Weaving is kind of mathematical in nature and the orderly arrangement of calculating warp and weft is much like outlining a story. Once warped on the loom, all that’s left is to weave so many inches until it comes to the designated stopping place. The same with the scenes I write in my head. Once the weaving is done, I hemstitch the ends or make fringes and remove the item from the loom. Once done working out the scene, I remove it from my head to paper. Then start all over again. 

Weaving - 4 scarves
Tweed scarf, windowpane wool scarf, milk-protein scarf with Brooks Bouquet lace, wool and silk scarf.

It’s been a great method for me. Warping the loom involves a lot of walking back and forth from loom to warp peg to loom, sometimes for 220 strands of yarn for each item. (My Fitbit loves this.) It’s all very meditative, including the part where I separate double strands into singles and slot them through the holes in the reed. (Don’t worry, you don’t have to remember all the weaving lingo, there is no test at the end.)

Woven Shawl
Summer shawl, cotton and Tencel

Since my mind is ordinarily moving at warp speed on different things, the meditative rhythm and silence slow it to a gentle hum. When I feel the need to throw rocks at a character, I just look for the mistakes in my work. Because there will be mistakes. Such as warping 200 slots and missing one in the middle. But it’s fixable, just like the writing is fixable if I ponder long enough. What other ways have you come up with to work on your writing while not actually writing? 

Rigid Heddle Loom
Image from Weft Blown

Weaving Terms for the Curious

Fringe = A fringe is an ornamental appendage to the border of an item, twisted or left loose. It is the ends of the warp, projecting beyond the woven fabric.

Hemstitch = The hemstitch is an ornamental thread work technique to finish the ends of the woven item, just like you would hem the edges of clothing.

Reed/Heddle = The comb-like device that holds and separates the warp threads. It has slots and eyes/holes which allow every second warp thread to move up and down and create the shed. It is also used to beat the weft into place.

Warp = the threads going lengthwise

Weft = the threads woven across the warp threads

Shed = the space between the warp threads when the reed is up or down

Shuttle = yarn is wound onto the shuttle. The shuttle carries the yarn through the weaving

More Posts on Writing and Thinking

A Meditation on Walking and Writing

The Value of Silence in an Uncertain World

This is Your Brain on Writing

Some Links on Weaving

Need some looms? Mine are all Schacht. I have a Flip Loom, a Cricket Loom, and Inkle Loom, and I’m eyeballing a Tapestry Loom.

Things you can weave with a rigid heddle loom (Pinterest)

Everything about rigid heddle looms in one place. Gist Yarn

Writing in Dual POVs (or more)

I’ve always loved Dual Point of View (POV) stories. I’m not sure why. Maybe it’s because that’s the way my favorite authors wrote. I have no problem switching characters, I can hold them and their storylines in my head readily. I thought everyone did this until I found out from another reader that they hated multiple POVs because their brain didn’t switch gears very well. They wanted a linear storyline.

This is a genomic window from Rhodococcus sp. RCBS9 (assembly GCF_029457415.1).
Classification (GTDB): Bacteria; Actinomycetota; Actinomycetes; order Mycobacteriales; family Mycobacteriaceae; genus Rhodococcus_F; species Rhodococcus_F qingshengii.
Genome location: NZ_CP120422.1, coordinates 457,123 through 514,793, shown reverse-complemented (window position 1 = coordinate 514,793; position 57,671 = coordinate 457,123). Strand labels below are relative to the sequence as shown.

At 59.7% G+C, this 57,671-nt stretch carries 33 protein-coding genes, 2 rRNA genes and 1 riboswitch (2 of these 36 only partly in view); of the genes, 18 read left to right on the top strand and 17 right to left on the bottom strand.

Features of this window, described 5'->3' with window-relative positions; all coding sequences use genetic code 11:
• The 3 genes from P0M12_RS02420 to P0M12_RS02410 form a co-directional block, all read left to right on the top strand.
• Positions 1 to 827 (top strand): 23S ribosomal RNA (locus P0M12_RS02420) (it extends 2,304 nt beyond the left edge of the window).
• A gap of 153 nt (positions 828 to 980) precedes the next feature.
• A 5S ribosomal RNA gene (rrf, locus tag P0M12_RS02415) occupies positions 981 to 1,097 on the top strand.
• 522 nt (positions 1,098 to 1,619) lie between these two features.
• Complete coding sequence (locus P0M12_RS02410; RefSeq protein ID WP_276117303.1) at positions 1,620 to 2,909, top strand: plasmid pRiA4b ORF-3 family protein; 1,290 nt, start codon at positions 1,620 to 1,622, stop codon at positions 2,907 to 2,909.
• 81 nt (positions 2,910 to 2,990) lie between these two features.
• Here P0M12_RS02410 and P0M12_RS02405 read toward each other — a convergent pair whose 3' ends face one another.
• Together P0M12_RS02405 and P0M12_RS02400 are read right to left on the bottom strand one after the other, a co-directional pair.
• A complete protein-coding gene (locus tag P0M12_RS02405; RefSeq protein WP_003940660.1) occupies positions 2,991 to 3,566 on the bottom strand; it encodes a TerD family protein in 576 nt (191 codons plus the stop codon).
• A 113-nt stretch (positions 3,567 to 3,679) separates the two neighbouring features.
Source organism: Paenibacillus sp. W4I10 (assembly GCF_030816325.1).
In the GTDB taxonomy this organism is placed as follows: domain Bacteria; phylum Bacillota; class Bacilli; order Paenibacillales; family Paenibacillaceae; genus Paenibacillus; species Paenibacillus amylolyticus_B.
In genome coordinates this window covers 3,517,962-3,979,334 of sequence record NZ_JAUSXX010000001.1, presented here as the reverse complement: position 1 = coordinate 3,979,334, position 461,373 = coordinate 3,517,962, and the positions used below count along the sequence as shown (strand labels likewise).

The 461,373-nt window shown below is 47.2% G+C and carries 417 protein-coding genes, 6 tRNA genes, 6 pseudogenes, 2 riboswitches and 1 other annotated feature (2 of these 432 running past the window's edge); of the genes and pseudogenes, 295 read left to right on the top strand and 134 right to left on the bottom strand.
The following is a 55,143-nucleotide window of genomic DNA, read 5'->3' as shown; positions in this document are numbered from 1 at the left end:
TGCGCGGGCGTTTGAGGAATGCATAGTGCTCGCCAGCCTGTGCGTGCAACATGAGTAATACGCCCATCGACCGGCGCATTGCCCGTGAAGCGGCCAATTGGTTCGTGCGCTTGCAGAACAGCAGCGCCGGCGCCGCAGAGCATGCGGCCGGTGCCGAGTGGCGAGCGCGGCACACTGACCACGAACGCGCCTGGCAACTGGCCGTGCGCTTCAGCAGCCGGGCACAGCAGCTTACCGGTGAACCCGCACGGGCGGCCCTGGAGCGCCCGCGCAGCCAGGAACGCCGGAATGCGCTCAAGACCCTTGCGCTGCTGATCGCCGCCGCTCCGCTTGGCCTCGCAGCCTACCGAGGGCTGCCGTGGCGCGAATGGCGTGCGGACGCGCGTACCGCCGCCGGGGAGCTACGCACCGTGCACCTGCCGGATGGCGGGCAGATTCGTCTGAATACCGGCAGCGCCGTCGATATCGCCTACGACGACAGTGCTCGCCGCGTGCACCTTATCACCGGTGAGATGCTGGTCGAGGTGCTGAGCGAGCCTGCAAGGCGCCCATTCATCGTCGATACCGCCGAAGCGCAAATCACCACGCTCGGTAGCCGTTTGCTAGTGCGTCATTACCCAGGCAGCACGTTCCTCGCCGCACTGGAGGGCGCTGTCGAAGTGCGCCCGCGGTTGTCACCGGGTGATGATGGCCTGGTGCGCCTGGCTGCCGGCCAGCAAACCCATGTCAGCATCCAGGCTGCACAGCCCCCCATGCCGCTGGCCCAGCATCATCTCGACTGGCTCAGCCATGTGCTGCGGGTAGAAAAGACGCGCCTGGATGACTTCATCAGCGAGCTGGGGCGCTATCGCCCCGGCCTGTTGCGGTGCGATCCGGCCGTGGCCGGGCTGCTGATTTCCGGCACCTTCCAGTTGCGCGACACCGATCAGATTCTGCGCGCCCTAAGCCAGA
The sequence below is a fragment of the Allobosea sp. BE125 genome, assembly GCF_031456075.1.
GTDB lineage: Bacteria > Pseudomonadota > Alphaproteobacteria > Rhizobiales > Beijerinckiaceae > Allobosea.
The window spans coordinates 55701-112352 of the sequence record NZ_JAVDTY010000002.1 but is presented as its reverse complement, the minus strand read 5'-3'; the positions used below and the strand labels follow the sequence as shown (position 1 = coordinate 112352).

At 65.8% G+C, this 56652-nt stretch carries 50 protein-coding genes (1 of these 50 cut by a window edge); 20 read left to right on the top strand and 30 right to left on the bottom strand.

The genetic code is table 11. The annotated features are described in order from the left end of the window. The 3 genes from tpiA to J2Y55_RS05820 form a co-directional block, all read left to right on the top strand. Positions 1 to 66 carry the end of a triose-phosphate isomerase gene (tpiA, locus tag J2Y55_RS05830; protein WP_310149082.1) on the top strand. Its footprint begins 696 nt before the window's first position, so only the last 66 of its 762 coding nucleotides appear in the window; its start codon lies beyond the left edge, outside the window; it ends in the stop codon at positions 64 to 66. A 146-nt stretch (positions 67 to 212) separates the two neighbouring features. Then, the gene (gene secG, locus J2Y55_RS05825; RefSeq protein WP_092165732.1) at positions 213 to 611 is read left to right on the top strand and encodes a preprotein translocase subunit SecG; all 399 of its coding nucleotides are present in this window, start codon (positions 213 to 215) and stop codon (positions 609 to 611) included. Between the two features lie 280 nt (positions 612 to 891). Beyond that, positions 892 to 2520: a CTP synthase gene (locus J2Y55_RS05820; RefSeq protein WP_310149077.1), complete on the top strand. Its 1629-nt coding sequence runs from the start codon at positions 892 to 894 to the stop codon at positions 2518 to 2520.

That made me take a few steps back. I’m not a fan of first-person novels. I don’t like the intimacy. I don’t like the singular POV keeping me from knowing more. Is this how people react to multiple POVs? With exasperation? As much as I hate being trapped in a first-person POV, do they hate being trapped with multiple character’s thoughts? Let’s not even talk of alternating First Person and Third Person novels. The stuff of nightmares.

Digging Deeper

Dual and multiple POVs satisfy the need inside me to examine a story and its characters from different angles. How a character visualizes herself versus how another character sees her. The dawning realization of a character finding out the world might not revolve around them. Other people have problems, too. I like getting deep knowledge from more than one person. Everyone has secrets and it’s interesting knowing what one person is keeping from another and why. I think I’m a frustrated psychologist at heart. 

Even though I write multiple POVs, I have a primary protagonist. Their POV is the one I most readily identify with. The other POVs are the ones trying to understand the protagonist and help/hinder them. In one novel I also have the antagonist as a third POV but with less page time. My favorite writers often had far more POVs. Yes, I admit to being frustrated at times when a chapter ended and we flipped to another POV—but only because the previous chapter stopped at an exciting place. It forced me not to gulp down novels like candy. I had to learn to savor one chapter at a time. 

Ditching the Daily Grind